Middleton Parish Church of St Leonard is said to date from around 1100 but is believed to be on the site of a much earlier anglo-saxon version or possibly even a castle of sorts that may have existed way before records began after the Norman Conquest of 1066. It was re-built in 1412 by Thomas Langley, Bishop of Durham and Chancellor of England who was born in Middleton, and again partially re-built in 1524 by Sir Richard Assheton, Lord of the Manor of Middleton who was knighted by Henry VIII for his part in The Battle of Flodden Field in 1513 where he led the Middleton Archers to defeat the Scottish invasion of England. This is how we largely see it today with a later addition of an unusual wooden steeple on top of the tower, one of only three of its kind existing in the UK today.
The Church is dedicated to Saint Leonard who was a French nobleman who gave up his wealth, instead devoting his time to charitable concerns in the 500's. Sir Richard hung his battle armour and standard in the church along with a trophy of the battle, a sword of a prominent Scottish Knight he had captured. He also commissioned the stained glass window depicting himself, his wife and the Middleton Archers praying before setting off to the battle, which is said to be the oldest known war memorial in the world.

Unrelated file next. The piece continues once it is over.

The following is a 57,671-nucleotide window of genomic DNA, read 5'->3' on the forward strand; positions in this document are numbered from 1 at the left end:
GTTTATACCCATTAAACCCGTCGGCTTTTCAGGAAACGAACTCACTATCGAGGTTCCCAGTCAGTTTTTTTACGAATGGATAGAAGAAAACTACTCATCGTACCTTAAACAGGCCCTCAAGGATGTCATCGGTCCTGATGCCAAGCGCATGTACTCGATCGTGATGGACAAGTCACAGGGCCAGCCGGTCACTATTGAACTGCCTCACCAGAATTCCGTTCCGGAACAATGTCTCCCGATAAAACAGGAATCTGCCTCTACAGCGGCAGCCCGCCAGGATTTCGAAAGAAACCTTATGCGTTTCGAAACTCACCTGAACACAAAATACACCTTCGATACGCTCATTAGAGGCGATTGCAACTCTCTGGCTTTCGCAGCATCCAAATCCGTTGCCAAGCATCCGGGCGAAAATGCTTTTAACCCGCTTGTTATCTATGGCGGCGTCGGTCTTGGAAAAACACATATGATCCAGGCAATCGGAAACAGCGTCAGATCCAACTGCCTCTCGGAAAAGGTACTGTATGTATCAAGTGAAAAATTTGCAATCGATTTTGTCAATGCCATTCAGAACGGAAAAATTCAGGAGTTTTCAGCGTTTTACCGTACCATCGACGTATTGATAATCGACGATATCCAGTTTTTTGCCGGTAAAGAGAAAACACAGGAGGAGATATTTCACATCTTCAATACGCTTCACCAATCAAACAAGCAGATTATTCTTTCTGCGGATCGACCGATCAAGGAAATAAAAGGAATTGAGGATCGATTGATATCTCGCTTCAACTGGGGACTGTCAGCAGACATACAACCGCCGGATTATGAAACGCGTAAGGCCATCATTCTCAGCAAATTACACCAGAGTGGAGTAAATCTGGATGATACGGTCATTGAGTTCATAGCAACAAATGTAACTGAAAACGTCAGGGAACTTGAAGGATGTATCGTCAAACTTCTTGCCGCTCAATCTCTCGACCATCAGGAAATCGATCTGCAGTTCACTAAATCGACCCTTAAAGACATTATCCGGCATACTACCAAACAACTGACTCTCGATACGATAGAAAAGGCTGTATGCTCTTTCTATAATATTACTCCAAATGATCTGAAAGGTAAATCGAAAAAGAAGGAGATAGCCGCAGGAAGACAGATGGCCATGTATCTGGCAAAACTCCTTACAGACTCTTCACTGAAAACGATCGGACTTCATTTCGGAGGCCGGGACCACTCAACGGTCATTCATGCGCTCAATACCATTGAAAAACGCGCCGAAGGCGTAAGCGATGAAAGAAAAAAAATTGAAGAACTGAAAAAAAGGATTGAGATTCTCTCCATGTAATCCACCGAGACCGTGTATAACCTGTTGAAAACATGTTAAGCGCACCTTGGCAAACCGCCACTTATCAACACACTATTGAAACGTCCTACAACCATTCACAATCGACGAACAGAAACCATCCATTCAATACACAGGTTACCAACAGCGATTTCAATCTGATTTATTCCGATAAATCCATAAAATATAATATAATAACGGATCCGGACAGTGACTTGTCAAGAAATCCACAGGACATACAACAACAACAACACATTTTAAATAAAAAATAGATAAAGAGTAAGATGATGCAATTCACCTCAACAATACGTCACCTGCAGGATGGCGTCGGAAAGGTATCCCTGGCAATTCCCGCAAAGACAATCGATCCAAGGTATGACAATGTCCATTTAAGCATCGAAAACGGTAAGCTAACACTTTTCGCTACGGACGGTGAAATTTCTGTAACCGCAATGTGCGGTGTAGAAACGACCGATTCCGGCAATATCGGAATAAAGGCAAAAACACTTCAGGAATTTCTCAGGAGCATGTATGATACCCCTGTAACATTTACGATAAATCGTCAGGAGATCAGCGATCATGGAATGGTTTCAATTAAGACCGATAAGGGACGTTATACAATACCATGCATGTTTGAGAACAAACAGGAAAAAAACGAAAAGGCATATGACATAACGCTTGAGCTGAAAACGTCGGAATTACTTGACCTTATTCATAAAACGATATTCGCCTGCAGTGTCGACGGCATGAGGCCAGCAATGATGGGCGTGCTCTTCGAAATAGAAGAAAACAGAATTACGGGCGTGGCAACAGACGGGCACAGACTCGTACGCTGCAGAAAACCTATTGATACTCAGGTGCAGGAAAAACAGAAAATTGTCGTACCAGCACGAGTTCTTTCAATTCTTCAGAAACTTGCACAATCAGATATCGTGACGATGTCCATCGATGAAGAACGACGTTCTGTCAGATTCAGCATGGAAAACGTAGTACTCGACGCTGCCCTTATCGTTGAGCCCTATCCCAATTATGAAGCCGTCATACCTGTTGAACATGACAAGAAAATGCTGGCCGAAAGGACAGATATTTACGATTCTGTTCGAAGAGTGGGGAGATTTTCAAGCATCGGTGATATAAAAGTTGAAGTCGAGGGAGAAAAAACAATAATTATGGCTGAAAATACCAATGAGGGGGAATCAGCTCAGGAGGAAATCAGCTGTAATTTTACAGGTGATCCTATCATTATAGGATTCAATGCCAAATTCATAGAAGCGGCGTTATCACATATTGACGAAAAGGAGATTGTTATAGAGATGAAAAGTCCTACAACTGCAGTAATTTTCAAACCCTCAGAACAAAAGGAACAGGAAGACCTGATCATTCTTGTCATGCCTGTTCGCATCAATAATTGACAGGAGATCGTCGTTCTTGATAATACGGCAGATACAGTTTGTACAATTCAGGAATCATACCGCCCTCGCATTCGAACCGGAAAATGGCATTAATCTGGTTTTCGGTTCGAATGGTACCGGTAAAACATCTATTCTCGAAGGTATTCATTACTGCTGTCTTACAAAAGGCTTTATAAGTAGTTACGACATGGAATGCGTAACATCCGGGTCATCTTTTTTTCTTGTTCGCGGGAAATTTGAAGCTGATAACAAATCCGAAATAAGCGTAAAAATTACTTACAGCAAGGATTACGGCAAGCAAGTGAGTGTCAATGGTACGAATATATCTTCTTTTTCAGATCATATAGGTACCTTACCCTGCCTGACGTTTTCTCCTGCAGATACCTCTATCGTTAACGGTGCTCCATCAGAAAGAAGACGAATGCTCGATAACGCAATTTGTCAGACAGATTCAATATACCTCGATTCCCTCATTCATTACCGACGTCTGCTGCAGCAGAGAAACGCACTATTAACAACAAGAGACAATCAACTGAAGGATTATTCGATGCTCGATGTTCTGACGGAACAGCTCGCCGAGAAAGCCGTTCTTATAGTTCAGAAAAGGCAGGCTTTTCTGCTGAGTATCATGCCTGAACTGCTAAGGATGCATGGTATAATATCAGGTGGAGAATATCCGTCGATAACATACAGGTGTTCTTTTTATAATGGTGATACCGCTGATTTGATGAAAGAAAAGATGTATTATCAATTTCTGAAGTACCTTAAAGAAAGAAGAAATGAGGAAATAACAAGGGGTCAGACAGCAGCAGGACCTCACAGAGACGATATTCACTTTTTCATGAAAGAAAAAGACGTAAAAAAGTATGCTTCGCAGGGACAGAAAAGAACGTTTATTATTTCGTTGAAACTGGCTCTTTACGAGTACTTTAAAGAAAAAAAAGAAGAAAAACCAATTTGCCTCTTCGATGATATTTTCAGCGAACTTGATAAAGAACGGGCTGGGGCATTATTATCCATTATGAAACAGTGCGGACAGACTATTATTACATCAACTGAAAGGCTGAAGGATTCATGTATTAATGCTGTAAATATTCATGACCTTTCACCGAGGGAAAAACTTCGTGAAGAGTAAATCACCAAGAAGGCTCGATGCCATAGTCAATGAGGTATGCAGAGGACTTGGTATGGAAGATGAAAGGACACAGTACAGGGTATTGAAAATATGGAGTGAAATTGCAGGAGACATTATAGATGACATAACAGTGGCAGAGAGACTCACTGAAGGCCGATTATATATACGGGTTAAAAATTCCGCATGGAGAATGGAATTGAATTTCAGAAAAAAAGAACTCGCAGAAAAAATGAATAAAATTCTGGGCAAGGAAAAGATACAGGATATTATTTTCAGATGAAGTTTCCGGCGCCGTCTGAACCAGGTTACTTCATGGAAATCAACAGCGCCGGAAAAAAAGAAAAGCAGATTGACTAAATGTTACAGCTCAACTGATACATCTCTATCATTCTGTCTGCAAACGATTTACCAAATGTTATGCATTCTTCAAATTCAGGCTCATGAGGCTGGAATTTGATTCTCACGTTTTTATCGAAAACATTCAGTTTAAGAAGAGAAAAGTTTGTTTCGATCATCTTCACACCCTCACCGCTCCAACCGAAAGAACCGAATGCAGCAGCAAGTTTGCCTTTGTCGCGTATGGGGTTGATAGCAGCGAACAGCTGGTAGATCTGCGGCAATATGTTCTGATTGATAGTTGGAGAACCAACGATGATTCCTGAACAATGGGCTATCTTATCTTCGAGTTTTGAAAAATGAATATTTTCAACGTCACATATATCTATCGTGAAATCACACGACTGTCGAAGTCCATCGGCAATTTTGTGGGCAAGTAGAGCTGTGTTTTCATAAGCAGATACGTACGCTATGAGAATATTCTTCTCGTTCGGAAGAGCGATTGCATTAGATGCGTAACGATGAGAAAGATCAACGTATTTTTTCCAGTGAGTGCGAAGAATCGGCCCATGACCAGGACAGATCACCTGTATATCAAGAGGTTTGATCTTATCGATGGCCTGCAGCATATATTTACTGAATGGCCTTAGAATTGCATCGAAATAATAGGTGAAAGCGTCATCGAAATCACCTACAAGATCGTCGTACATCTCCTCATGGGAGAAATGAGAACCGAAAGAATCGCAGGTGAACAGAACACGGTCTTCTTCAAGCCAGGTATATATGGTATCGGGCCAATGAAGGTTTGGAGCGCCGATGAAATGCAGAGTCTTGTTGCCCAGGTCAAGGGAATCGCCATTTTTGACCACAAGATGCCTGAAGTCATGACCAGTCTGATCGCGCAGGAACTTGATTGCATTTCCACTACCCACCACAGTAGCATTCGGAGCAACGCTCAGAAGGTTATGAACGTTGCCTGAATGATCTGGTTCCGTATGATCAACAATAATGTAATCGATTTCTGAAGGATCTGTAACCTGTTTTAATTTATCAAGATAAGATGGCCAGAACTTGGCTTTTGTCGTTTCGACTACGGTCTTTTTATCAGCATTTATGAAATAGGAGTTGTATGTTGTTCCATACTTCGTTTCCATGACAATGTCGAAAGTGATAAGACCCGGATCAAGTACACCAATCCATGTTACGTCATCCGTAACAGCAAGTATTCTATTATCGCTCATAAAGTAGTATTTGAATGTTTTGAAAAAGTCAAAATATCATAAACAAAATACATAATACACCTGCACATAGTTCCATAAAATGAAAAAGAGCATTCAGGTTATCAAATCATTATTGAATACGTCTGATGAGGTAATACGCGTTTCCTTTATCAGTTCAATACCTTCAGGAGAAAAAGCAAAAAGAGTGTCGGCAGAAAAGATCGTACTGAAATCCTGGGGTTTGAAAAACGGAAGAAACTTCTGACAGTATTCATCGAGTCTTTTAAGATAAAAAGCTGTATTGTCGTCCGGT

In later times from 1812 until 1939, a curfew bell, the 'Nowster' was rung from the church. The local folk were expected to be indoors by 10pm and were considered to be 'up to no good' if found loitering the streets after this time without good reason. The bell would ring at 9.50 to remind folk to "Now Stir" and be on their way. It would not be practical in today's society but it's a shame some similar system couldn't be brought back in place to help to bring some control in the fight against youth nuisance and crime.
The church has a collection of commemorative brasses and artifacts on display. The clock was installed in the 1500's and replaced in 1807 by clockmaker William Platt. This clock is still hand-wound on a weekly basis.
Written by the editor, July 2008